Roll Your Own Rotary Tool

Rotary tools are great little handheld powerhouses that fill the void between manual tools and larger shop machines. They’re also kind of expensive for what they are, which is essentially a power circuit, a switch, and a high-RPM motor with a tool coupling on the shaft. If your tooling needs are few and you have the resources, why not make your own?

[DIY King 00] built himself a cordless rotary tool for less than $10 out of commonly-available parts. It doesn’t run nearly as fast as commercial rotary tools, but that’s not necessarily a bad thing. He made the body out of 2″ diameter PVC and mounted a 12 V, 400 RPM DC motor directly to one of the fiberglass end caps. Tools are chucked into a collet that screws into a coupler on the motor shaft.

For power, [DIY King 00] built a 7.4 V battery pack by wiring two 18650 cells from an old laptop battery in series. It isn’t the full 12 V, but it’s enough power for light-duty work. These 2200 mAh cells should last a while and are rechargeable through the port mounted in the other end cap.

Drill down past the break to see the build video and watch the tool power through plywood, fiberglass, and inch-thick lumber. Once you’ve made your own rotary tool, try your hand at a DIY cordless soldering iron.

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It’s A Wall-Mounted Dremel Workstation!

We’ve all seen Dremel drill presses, but [Tuomas Soikkeli] has created a full-fledged (albeit miniature) workstation using his Dremel as the motor. He has a gnome-sized belt sander with what appear to be skateboard wheels turning the belt, with the Dremel’s toolhead tensioning the belt and turning it as well. There’s a wee table saw, petite lathe, cute router, etc.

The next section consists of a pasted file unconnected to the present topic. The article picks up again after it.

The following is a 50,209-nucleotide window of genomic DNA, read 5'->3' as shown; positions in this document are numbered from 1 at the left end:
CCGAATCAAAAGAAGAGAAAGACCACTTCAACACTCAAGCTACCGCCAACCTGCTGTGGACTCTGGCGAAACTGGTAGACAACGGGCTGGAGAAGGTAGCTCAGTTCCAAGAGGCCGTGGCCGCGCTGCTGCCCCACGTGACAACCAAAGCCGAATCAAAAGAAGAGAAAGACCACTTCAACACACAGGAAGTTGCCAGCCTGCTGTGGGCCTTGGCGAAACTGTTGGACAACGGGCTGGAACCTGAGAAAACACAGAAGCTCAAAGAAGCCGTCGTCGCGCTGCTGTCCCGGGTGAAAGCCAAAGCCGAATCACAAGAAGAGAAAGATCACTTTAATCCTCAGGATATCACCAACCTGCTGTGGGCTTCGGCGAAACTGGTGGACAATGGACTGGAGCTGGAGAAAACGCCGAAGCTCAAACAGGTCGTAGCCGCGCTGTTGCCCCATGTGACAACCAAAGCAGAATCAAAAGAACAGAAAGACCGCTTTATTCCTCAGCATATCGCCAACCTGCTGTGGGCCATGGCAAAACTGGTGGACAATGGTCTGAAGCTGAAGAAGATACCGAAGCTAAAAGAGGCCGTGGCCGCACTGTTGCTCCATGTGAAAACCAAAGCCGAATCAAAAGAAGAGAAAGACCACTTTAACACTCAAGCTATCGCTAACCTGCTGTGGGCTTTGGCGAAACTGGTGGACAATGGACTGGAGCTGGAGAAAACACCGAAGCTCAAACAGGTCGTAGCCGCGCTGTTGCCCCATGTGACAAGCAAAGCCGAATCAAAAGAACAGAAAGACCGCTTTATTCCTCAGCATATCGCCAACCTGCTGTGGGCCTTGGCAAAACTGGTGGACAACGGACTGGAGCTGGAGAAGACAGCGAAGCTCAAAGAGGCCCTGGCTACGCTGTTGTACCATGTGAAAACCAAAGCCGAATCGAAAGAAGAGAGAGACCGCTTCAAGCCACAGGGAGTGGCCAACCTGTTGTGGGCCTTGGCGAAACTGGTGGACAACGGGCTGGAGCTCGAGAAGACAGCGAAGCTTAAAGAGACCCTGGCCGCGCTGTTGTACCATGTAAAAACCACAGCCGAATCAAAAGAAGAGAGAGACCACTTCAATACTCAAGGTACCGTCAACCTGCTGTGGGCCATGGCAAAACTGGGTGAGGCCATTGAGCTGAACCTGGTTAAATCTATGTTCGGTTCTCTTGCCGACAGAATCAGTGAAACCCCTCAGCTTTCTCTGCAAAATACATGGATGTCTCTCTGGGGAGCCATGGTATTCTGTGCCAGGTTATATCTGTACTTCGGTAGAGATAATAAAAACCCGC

The Dremel attaches to the base via the 3/4-to-1/2 threaded end upon which specialized tool ends may be connected, and which DIY add-ons (like this light ring that we published previously) typical connect. Though in truth the threaded end varies in tensile strength from model to model — even the knockoffs have the same end, but is it strong enough to attach to the rig?

We like how [Tuomas] has his rig mounted to the wall. It looks like he has a couple of flexible shaft extenders nearby, allowing the rig to almost serve same role as a shop’s air tools.

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3D-Printed Turbine Rotary Tool Tops 40,000 RPM

For your high speed, low torque needs, few things beat a rotary tool like a Dremel. The electric motor has its limits, though, they generally peak out at 35,000 rpm or so. Plus there’s the dust and the chips to deal with from whatever you’re Dremeling, so why not kill two birds with one stone and build a turbine-driven rotary tool attachment for your shop vac?

Another serious shortcoming of the electric Dremels that is addressed by [johnnyq90]’s 3D-printed turbine is the lack of that dentist’s office whine. His tool provides enough of that sound to trigger an attack of odontophobia as it tops out at 43,000 rpm. The turbine’s stator and rotors are 3D-printed, as is the body, inlet scoop, and adapter for the vacuum line. A shaft from an old rotary tool is reused, but a new one could be turned pretty easily. The video below shows the finished tool in action; there’ll no doubt be objections in the comments to ingesting dust, chips, and incandescent bits of metal, but our feeling is that the turbine will hold up to these challenges pretty well. Until it doesn’t, that is.

We like [johnnyq90]’s design style, which you may recall from his micro Tesla turbine or nitro-powered rotary tool. He sure likes things that spin fast.

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Nitro Powered Rotary Tool

We really don’t know if the world needs it but we’re sure glad [johnnyq90] took the time to build one. We’re talking about a nitro powered rotary tool. Based on a Kyosho GX-12 nitro engine, commonly used in R/C cars, [johnnyq90] machines almost all other parts in his shop to make a really cool ‘Nitro-Dremel’. But success didn’t come at the first try.

The first prototype was made using a COX 049 engine but the lack of proper lubrication cause damage to the crankshaft. Because of this setback, [johnnyq90] swaps it out with a O.S Max 10 Aero engine he had lying around in the shop. That didn’t work out so well as the engine was quite hard to start. On the third try he finally decided to use the 2.1 cc Kyosho GX-12 engine to power up his 20.000 rpm tool. As noisy as one would expect and, from the videos it seems quite powerful too as it easily pierces through an aluminium block, cuts steel like a breeze, and breezes through other less demanding feats.